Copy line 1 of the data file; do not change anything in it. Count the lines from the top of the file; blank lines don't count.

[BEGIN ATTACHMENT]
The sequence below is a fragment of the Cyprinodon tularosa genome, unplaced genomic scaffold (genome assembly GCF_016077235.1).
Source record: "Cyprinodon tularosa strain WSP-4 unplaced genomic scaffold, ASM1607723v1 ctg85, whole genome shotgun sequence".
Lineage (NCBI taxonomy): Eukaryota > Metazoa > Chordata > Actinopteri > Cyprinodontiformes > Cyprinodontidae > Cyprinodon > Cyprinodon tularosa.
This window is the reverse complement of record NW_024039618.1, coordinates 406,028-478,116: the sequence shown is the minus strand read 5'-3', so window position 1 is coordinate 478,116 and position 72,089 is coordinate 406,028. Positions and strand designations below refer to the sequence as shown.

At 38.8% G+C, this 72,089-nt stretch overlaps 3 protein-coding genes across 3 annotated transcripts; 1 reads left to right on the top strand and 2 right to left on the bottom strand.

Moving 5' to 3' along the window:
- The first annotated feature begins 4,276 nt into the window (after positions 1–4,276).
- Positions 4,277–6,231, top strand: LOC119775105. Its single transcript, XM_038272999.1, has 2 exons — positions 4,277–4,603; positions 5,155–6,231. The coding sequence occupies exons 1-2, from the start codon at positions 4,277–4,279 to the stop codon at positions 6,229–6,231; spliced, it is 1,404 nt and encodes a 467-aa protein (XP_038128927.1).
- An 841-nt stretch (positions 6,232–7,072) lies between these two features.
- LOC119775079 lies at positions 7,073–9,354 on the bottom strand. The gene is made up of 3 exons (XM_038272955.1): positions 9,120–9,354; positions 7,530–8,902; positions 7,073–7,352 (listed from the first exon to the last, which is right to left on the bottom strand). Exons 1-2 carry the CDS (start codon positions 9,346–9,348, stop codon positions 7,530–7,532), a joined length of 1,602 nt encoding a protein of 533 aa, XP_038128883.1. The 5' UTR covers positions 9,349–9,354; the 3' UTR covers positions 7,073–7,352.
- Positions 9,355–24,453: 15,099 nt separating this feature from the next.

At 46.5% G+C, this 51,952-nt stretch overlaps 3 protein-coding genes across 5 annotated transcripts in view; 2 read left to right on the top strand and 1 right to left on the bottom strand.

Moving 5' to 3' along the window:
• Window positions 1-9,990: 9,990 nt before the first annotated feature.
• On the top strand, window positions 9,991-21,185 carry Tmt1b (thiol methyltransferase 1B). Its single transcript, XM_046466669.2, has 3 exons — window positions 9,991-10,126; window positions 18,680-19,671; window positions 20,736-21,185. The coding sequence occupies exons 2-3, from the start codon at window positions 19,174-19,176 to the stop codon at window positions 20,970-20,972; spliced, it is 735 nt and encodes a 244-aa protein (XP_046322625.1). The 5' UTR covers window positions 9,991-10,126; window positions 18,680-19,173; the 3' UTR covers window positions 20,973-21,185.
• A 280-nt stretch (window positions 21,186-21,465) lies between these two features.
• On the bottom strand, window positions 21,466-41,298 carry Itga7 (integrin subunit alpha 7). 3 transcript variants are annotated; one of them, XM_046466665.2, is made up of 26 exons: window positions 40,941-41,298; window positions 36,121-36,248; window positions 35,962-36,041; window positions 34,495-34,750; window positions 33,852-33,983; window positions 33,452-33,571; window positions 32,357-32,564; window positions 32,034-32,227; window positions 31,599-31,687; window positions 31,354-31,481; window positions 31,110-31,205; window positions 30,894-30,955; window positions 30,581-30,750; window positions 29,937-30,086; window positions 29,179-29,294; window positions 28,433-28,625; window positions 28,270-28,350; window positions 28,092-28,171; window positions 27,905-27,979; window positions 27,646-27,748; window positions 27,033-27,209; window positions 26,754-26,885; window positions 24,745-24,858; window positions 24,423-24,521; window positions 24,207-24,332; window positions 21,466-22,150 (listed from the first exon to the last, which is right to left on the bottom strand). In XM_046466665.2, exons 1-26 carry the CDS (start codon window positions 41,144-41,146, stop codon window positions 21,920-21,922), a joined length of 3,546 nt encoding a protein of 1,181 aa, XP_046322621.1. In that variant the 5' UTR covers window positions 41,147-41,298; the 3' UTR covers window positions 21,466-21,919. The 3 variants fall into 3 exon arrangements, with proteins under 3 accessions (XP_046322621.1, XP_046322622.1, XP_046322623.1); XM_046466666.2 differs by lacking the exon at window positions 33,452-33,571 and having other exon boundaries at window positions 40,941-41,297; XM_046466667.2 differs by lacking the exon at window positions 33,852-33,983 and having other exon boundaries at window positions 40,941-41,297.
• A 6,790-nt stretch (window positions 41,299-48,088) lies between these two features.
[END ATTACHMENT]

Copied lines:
The sequence below is a fragment of the Cyprinodon tularosa genome, unplaced genomic scaffold (genome assembly GCF_016077235.1).